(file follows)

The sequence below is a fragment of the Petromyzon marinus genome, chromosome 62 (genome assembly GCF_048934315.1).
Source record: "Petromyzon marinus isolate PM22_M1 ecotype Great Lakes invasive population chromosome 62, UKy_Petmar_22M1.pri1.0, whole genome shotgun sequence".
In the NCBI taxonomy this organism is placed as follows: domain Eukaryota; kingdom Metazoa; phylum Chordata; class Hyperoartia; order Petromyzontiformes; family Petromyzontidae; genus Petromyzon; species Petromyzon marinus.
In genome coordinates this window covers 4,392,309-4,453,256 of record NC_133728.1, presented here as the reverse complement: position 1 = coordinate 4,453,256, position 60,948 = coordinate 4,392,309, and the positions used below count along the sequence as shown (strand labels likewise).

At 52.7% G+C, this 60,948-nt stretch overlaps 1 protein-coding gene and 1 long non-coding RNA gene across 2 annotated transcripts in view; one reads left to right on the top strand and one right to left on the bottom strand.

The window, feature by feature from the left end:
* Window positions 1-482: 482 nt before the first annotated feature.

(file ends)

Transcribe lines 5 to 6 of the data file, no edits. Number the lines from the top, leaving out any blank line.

At 52.7% G+C, this 60,948-nt stretch overlaps 1 protein-coding gene and 1 long non-coding RNA gene across 2 annotated transcripts in view; one reads left to right on the top strand and one right to left on the bottom strand.

The window, feature by feature from the left end: